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Subjective Probability: Definition & Examples

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  • 0:01 What Is Subjective Probability
  • 1:34 Subjective Probability…
  • 2:26 Example
  • 3:05 Lesson Summary
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Lesson Transcript
Instructor: Vanessa Botts
In this lesson, you will learn about subjective probability and how it reflects a personal belief that an event will happen rather than the result of formal calculations. We will also look at some examples.

What Is Subjective Probability?

On days when you're already running late for an appointment, do you feel there is almost a 100% chance of getting stuck in traffic? Or did you ever think there was a 50-50 chance you would be offered the job you for which you interviewed? These hunches, or predictions, illustrate the concept of subjective probability. Subjective probability is a prediction that is based on an individual's personal judgment, not on mathematical calculations.

Subjective probabilities, like the name suggests, are probabilities that come from an individual's personal judgment of an event happening - they are subjective. They differ from person to person, and because they are subjective, they can be based on a person's beliefs or other factors. As a matter of fact, an individual may use their own expertise, opinion, past experiences, or intuition to assign degrees of probability to a specific outcome.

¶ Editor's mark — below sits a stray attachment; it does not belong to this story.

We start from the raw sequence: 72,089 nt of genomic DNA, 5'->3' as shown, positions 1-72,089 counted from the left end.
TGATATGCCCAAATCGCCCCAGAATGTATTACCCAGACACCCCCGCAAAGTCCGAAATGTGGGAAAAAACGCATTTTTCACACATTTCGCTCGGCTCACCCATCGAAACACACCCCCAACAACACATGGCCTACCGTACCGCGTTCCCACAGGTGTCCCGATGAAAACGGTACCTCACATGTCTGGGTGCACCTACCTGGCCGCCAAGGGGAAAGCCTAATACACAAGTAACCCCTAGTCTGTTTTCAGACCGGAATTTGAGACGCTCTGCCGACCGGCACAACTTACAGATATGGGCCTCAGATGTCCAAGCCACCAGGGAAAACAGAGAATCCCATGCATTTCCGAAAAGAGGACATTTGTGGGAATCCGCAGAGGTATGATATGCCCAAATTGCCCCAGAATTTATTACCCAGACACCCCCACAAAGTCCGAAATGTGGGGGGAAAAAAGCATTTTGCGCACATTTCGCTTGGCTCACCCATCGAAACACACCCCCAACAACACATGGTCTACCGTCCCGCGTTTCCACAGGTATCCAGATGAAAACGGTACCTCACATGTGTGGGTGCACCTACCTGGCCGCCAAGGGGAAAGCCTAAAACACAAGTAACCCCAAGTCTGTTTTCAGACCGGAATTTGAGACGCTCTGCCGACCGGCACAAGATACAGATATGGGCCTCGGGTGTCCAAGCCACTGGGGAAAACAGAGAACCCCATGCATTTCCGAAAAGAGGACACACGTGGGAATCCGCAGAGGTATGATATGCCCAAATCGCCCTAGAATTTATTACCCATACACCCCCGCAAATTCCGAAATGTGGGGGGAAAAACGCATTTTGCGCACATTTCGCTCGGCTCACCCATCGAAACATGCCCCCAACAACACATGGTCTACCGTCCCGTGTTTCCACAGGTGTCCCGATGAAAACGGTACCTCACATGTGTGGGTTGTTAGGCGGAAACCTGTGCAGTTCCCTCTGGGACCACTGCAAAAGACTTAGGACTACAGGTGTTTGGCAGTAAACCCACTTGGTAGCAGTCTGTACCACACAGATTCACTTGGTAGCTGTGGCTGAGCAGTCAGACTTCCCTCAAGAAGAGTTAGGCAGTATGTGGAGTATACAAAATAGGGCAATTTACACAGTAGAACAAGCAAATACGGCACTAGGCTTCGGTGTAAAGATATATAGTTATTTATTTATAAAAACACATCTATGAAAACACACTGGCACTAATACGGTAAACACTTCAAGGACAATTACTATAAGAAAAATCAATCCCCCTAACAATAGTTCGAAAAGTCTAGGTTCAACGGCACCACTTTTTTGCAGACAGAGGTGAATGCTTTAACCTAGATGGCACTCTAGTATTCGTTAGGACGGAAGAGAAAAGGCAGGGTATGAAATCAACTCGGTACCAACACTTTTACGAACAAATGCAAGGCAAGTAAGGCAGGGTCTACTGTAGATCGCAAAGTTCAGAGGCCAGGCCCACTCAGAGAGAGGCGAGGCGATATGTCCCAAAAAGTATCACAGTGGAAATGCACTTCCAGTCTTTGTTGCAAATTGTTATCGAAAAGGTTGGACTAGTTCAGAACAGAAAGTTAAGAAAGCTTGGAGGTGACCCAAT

Even though there are no mathematical calculations or proof behind this type of probability, it could be illustrated the following way:

P(X) = degree of belief that X is true

Probability, whether it's subjective or has been calculated mathematically, cannot tell us exactly that something will or will not happen; it's just a guide, and it's always between 0 and 1. A '0' probability would mean it is impossible that the event will happen, and a probability of '1' states with 100% certainty that the event will occur; therefore, probabilities should not be exactly 0 or 1 but rather something in between.

Subjective Probability In Action

Let's look at subjective probability in action. Karen loves eating tomatoes, but she finds that store-bought tomatoes often lack flavor and are very expensive. For those reasons, every summer for the past few years she has planted her own. Sadly, Karen does not have a green thumb. Actually, her thumb is more like black, so three seasons in a row she has had very little success growing this delicious fruit. Nonetheless, Karen will not give up trying, so this season she will again be planting tomatoes.

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